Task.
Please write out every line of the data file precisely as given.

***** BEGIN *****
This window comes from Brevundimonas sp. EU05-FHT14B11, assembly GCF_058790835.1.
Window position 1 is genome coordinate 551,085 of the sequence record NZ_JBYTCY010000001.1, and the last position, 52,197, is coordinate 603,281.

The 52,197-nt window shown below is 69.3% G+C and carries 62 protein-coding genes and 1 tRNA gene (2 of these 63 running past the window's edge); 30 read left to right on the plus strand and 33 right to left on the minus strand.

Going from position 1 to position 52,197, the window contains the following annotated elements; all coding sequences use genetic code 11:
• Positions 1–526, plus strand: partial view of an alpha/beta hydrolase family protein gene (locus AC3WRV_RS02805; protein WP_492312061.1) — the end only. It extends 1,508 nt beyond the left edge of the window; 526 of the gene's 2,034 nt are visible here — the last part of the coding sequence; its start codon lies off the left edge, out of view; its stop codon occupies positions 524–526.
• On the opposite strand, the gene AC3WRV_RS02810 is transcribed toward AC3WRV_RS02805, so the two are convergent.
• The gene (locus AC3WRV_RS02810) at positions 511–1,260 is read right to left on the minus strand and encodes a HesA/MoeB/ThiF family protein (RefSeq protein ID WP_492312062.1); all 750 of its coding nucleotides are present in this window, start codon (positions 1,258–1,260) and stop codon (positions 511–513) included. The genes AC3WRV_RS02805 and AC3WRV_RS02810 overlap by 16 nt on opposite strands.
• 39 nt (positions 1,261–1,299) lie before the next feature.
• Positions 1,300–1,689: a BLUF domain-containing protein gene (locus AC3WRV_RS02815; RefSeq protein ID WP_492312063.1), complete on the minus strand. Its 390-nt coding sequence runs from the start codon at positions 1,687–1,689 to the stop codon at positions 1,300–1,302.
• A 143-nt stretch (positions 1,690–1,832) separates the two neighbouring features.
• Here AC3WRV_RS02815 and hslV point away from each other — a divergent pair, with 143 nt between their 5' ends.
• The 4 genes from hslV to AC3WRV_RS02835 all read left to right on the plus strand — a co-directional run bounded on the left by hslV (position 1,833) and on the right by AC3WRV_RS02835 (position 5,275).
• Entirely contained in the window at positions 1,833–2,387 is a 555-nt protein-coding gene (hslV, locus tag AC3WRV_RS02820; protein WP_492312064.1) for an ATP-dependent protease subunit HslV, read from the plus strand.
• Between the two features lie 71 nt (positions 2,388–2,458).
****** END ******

This window comes from Brevundimonas sp. EU05-FHT14B11, assembly GCF_058790835.1.
Window position 1 is genome coordinate 551,085 of the sequence record NZ_JBYTCY010000001.1, and the last position, 52,197, is coordinate 603,281.

The 52,197-nt window shown below is 69.3% G+C and carries 62 protein-coding genes and 1 tRNA gene (2 of these 63 running past the window's edge); 30 read left to right on the plus strand and 33 right to left on the minus strand.

Going from position 1 to position 52,197, the window contains the following annotated elements; all coding sequences use genetic code 11:
• Positions 1–526, plus strand: partial view of an alpha/beta hydrolase family protein gene (locus AC3WRV_RS02805; protein WP_492312061.1) — the end only. It extends 1,508 nt beyond the left edge of the window; 526 of the gene's 2,034 nt are visible here — the last part of the coding sequence; its start codon lies off the left edge, out of view; its stop codon occupies positions 524–526.
• On the opposite strand, the gene AC3WRV_RS02810 is transcribed toward AC3WRV_RS02805, so the two are convergent.
• The gene (locus AC3WRV_RS02810) at positions 511–1,260 is read right to left on the minus strand and encodes a HesA/MoeB/ThiF family protein (RefSeq protein ID WP_492312062.1); all 750 of its coding nucleotides are present in this window, start codon (positions 1,258–1,260) and stop codon (positions 511–513) included. The genes AC3WRV_RS02805 and AC3WRV_RS02810 overlap by 16 nt on opposite strands.
• 39 nt (positions 1,261–1,299) lie before the next feature.
• Positions 1,300–1,689: a BLUF domain-containing protein gene (locus AC3WRV_RS02815; RefSeq protein ID WP_492312063.1), complete on the minus strand. Its 390-nt coding sequence runs from the start codon at positions 1,687–1,689 to the stop codon at positions 1,300–1,302.
• A 143-nt stretch (positions 1,690–1,832) separates the two neighbouring features.
• Here AC3WRV_RS02815 and hslV point away from each other — a divergent pair, with 143 nt between their 5' ends.
• The 4 genes from hslV to AC3WRV_RS02835 all read left to right on the plus strand — a co-directional run bounded on the left by hslV (position 1,833) and on the right by AC3WRV_RS02835 (position 5,275).
• Entirely contained in the window at positions 1,833–2,387 is a 555-nt protein-coding gene (hslV, locus tag AC3WRV_RS02820; protein WP_492312064.1) for an ATP-dependent protease subunit HslV, read from the plus strand.
• Between the two features lie 71 nt (positions 2,388–2,458).